As the sole Delaware-based band at Firefly, Jea Street Jr. had a lot on his shoulders kicking off the festival from the South Hub as the rain subsided on Friday. Street and his all-star band did not disappoint. With a set billed as Artivism, with activism and social justice embedded in most of the lyrical content, Street connected well with a crowd that grew with each song. Continue reading →
The third and final day of this year’s Firefly Festival was a hot one for audiences and artists alike. Many people were spotted hanging more along the sides of the stage for shade and more than a few artists made comments along the lines of “It’s hot as fuck up here!” While it appeared that the daytime attendance was up on Sunday, the “Super VIP” section was lacking some Super VIPS and many were upgraded to get closer to their favorite artists. Continue reading →
If day one of the Firefly Music Festival was a great experience discovering new artists, day two was time for adjusting expectations. While there were plenty of highlights, some artists that have been talked up as the next big thing did not exactly deliver, while others performed strongly but were slotted on stages and at times that didn’t work. Continue reading →
The clouds broke and the sun came out just in time for the first day of the 2019 Firefly Festival. After a morning downpour and slight technical issue for campers, once the proper festival got started, all was forgotten. Continue reading →
When it comes to the biggest bands on the bill, Firefly makes things easy — the higher-profile the artist, the fewer people the festival books playing opposite them. It’s at the more emerging artist level that things get all feeding frenzy, and that’s where we come in.
Walking around the greenery of the woodlands and seeing an artist we were only loosely familiar with beforehand playing an intimate set to a tight crowd of devotees — the people who prefer to get up, go out, and seek out music, rather than listen to whatever’s happening off in the distance at the big stage — is our favorite part of the Firefly experience. Last year, we saw Jade Bird play a tent to maybe 50 people; the previous year, Bishop Briggs delivered a killer set in the tucked-away Treehouse Stage. Both artists are doing pretty well for themselves now.
That’s not to say that every under-the-radar musician on the Firefly lineup is going to blow up in the same way. (Or that every artist playing intimate stages or early set times is necessarily under-the-radar: our love for Philly’s Hop Along is well-documented, and they play two sets on Sunday afternoon.) But not knowing where an artist is headed, and appreciating them for what they bring to their 45 minutes onstage, is an exciting discovery in itself. Here are 20 artists we urge you to discover at the 2019 edition of Firefly.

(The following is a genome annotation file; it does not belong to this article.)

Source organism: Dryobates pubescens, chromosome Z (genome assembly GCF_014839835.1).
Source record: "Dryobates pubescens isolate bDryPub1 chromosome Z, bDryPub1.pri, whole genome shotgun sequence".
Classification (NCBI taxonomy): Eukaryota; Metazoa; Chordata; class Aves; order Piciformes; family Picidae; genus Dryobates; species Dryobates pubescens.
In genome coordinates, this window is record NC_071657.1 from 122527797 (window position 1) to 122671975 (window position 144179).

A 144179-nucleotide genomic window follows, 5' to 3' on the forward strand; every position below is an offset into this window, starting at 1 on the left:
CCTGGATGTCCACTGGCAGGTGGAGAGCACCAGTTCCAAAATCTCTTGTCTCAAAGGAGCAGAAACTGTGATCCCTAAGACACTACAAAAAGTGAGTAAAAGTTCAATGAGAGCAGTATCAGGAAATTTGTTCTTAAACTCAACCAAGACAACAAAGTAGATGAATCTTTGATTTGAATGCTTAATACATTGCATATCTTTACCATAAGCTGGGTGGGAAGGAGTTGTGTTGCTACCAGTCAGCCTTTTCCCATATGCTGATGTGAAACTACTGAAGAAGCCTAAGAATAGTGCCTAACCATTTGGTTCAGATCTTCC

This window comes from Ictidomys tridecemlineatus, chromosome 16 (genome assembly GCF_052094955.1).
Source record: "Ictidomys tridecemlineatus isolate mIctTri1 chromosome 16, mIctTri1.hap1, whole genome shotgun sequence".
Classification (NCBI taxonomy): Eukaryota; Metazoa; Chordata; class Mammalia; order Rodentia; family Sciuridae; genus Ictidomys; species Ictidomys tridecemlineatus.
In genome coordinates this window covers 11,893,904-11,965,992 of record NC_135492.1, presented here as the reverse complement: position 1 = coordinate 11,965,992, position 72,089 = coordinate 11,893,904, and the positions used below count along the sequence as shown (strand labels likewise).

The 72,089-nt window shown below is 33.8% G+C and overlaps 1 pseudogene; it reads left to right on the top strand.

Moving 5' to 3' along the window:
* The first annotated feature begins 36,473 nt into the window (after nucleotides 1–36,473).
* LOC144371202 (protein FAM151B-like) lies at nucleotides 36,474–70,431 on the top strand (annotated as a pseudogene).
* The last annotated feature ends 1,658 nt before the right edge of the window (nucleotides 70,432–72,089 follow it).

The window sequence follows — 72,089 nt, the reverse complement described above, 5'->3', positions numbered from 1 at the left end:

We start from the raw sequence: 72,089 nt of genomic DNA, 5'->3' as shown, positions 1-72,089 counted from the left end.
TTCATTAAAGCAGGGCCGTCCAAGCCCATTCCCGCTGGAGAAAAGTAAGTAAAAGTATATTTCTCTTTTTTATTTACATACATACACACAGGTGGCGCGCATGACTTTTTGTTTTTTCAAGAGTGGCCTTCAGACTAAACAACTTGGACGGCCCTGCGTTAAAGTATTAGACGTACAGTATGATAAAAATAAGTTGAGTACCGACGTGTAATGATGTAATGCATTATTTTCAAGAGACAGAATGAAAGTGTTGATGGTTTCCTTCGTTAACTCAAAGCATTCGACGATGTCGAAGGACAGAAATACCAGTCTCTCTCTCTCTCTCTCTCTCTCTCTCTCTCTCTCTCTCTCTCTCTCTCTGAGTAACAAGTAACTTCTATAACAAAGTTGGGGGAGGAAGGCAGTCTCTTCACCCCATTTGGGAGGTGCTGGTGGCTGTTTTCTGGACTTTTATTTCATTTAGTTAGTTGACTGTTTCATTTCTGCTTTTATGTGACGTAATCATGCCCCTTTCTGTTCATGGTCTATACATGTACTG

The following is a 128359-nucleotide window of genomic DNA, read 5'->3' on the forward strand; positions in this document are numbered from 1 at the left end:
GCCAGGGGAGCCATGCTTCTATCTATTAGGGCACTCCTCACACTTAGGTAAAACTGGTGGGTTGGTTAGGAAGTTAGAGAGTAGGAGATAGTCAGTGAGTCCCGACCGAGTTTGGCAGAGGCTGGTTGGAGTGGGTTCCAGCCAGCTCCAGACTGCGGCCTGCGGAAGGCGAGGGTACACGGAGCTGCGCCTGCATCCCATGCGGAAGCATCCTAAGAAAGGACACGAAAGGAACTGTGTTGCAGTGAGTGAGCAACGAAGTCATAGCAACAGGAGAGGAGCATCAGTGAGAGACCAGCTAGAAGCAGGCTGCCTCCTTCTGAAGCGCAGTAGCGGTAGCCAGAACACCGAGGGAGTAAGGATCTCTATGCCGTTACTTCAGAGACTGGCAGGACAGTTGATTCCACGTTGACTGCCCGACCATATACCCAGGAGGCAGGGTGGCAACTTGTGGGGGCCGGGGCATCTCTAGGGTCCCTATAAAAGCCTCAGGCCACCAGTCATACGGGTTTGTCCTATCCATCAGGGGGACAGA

Courtney Barnett released a pair of singles for Record Store Day this past weekend, which included the brand new song “Everybody Here Hates You.” The song is now available on streaming services, and it has a new video to go along with it. The Danny Cohen-directed video draws on the “it’s only in your head” line of the song by showing Barnett and her band performing onstage before taking us on a journey into the inner workings of the songwriter’s mind, pink brain walls and all. Watch below. Continue reading →
Whether you’re on an inflatable mattress in a hand-me-down tent or curled up on the couch seat of a cargo van, festival camping is often…well, festival camping.
You’re probably in an open field, or a parking lot with ample green space on the islands. It’s most likely really, really dusty and dry. You might consider investing in a bandana to protect your upper respiratory tract. You’ll try to make friends with that person a couple encampments down who brought the porta-shower. And you’ll hope to whatever higher power you believe in that you don’t wind up with a spot down wind from the port-a-John enclave.
Dover, Delaware’s annual Firefly Festival already tries to make its camping experience as palatable as possible, between programming local and emerging artists on its campground hub stages, offering DJ sets for the sleepless (and keeping them a good distance away from the exhausted), and setting up general store pop ups for first aid, snacks, and other supplies. This year, according to a report in Billboard, the festival is planning even more upgrades to its camping experience so attendees can keep clean, stay relaxed, and live their best lives while also seeing a metric ton of music. Continue reading →
I’ve never ridden a motorcycle myself, but I’ve been around enough of them to know one thing for certain: they’re loud. A dozen-strong clique on motorcycles? Crazy loud.
So that speaks to the transformative nature of Travis Scott and his music — a large portion of his new video for “Can’t Stay” from last year’s Astroworld follows the lauded Houston rapper bathed in the dreamlike purple glow of the deep late night hours as he leads a group of stunt riders through empty streets and plumes of smoke. Continue reading →
The ridiculously eagerly anticipated new songs from Vampire Weekend are here. This morning, the bookish, loveable indie rock band from New York City debuted “2021” and “Harmony Hall,” two selections from its as-yet untitled fourth LP. Continue reading →
London artist Little Simz has become somewhat of a hip-hop pioneer in the UK recently, a title which will only be cemented by her forthcoming album GREY Area. The album will be released on March 1 on Little Simz’s own label Age 101, and ahead of the release she’s shared a new single, “Selfish,” and its video. Little Simz will hit the U.S. festival circuit this summer, with a stop at Firefly on Saturday, June 22. Continue reading →